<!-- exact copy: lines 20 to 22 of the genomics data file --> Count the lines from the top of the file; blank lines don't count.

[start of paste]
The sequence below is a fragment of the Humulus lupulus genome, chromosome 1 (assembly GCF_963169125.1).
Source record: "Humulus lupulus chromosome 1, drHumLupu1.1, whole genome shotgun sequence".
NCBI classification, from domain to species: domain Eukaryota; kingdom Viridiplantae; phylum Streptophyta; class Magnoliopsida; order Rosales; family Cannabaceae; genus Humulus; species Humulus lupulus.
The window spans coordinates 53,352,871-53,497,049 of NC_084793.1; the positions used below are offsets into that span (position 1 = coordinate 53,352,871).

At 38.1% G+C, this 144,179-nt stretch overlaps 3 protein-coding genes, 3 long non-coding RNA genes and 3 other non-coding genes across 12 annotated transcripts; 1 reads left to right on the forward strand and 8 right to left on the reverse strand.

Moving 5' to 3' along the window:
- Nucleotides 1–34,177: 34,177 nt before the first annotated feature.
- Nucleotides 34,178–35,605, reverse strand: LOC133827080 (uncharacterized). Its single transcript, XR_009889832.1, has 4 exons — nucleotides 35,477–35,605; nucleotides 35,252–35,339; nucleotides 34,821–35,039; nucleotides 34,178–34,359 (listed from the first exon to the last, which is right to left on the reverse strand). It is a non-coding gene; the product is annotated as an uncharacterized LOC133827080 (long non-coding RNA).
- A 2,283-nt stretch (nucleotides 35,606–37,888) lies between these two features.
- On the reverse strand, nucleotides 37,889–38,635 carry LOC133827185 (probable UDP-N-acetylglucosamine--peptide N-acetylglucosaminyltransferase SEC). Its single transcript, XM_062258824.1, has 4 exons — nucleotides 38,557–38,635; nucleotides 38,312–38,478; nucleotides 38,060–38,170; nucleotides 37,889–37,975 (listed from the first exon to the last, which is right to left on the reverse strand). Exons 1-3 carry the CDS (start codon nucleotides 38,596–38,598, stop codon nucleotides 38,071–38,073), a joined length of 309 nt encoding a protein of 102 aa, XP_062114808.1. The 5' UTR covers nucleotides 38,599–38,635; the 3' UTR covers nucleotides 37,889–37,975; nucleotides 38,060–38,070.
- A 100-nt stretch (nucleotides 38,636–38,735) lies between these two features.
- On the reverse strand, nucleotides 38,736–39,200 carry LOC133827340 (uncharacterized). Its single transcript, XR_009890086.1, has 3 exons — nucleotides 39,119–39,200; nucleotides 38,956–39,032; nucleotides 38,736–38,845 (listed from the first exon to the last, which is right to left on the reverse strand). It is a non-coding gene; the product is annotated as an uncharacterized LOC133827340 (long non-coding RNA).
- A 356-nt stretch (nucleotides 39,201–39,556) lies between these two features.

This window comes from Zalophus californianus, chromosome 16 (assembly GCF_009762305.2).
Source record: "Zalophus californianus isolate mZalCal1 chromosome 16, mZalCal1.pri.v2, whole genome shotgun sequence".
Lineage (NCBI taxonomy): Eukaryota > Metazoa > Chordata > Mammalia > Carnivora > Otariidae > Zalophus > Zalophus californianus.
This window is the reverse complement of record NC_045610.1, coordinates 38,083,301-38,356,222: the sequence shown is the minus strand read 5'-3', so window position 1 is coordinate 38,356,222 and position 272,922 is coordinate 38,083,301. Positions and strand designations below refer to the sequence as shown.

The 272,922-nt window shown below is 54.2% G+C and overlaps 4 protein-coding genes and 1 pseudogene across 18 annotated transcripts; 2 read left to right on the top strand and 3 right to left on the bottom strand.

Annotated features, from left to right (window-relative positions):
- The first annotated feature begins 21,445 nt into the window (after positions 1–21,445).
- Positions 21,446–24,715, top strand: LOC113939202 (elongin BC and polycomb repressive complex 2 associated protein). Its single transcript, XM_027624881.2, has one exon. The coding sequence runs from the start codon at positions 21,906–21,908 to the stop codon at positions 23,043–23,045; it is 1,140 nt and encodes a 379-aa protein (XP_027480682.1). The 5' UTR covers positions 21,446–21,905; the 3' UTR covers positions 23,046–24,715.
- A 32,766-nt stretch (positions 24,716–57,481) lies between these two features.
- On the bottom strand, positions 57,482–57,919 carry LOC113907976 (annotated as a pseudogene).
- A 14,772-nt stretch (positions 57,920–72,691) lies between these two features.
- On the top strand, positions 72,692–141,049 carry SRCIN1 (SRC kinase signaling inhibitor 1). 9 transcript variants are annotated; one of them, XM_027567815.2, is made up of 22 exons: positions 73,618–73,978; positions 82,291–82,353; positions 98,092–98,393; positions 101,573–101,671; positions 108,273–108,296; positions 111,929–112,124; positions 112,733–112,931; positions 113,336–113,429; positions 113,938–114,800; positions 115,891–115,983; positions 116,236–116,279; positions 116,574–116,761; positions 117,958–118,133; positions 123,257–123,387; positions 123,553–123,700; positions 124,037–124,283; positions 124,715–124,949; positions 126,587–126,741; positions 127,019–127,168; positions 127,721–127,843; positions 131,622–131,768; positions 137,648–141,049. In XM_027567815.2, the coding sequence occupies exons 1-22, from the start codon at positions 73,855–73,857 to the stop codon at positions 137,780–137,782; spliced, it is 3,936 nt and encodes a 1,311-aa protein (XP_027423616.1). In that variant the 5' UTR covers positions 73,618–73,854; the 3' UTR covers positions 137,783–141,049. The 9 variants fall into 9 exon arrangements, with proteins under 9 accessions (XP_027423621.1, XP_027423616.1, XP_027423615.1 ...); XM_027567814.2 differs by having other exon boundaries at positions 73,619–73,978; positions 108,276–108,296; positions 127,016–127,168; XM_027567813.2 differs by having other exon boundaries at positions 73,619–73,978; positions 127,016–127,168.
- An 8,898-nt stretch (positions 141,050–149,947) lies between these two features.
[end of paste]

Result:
- The first annotated feature begins 21,445 nt into the window (after positions 1–21,445).
- Positions 21,446–24,715, top strand: LOC113939202 (elongin BC and polycomb repressive complex 2 associated protein). Its single transcript, XM_027624881.2, has one exon. The coding sequence runs from the start codon at positions 21,906–21,908 to the stop codon at positions 23,043–23,045; it is 1,140 nt and encodes a 379-aa protein (XP_027480682.1). The 5' UTR covers positions 21,446–21,905; the 3' UTR covers positions 23,046–24,715.
- A 32,766-nt stretch (positions 24,716–57,481) lies between these two features.